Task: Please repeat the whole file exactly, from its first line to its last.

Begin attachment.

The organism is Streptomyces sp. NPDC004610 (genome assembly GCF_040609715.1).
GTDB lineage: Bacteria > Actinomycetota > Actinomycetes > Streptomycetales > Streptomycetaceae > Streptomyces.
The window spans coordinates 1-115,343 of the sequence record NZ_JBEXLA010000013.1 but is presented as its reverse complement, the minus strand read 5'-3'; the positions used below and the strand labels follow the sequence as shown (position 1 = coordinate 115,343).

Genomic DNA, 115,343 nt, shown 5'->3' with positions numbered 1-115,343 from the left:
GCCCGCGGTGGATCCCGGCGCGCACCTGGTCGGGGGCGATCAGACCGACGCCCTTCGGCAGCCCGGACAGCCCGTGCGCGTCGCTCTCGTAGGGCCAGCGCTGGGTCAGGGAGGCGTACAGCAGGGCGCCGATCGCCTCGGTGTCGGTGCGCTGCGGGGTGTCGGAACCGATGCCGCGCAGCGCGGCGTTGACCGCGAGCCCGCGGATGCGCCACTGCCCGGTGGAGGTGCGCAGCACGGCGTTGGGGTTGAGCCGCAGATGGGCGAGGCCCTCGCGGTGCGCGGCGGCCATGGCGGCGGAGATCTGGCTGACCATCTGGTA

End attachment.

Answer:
The organism is Streptomyces sp. NPDC004610 (genome assembly GCF_040609715.1).
GTDB lineage: Bacteria > Actinomycetota > Actinomycetes > Streptomycetales > Streptomycetaceae > Streptomyces.
The window spans coordinates 1-115,343 of the sequence record NZ_JBEXLA010000013.1 but is presented as its reverse complement, the minus strand read 5'-3'; the positions used below and the strand labels follow the sequence as shown (position 1 = coordinate 115,343).

Genomic DNA, 115,343 nt, shown 5'->3' with positions numbered 1-115,343 from the left:
GCCCGCGGTGGATCCCGGCGCGCACCTGGTCGGGGGCGATCAGACCGACGCCCTTCGGCAGCCCGGACAGCCCGTGCGCGTCGCTCTCGTAGGGCCAGCGCTGGGTCAGGGAGGCGTACAGCAGGGCGCCGATCGCCTCGGTGTCGGTGCGCTGCGGGGTGTCGGAACCGATGCCGCGCAGCGCGGCGTTGACCGCGAGCCCGCGGATGCGCCACTGCCCGGTGGAGGTGCGCAGCACGGCGTTGGGGTTGAGCCGCAGATGGGCGAGGCCCTCGCGGTGCGCGGCGGCCATGGCGGCGGAGATCTGGCTGACCATCTGGTA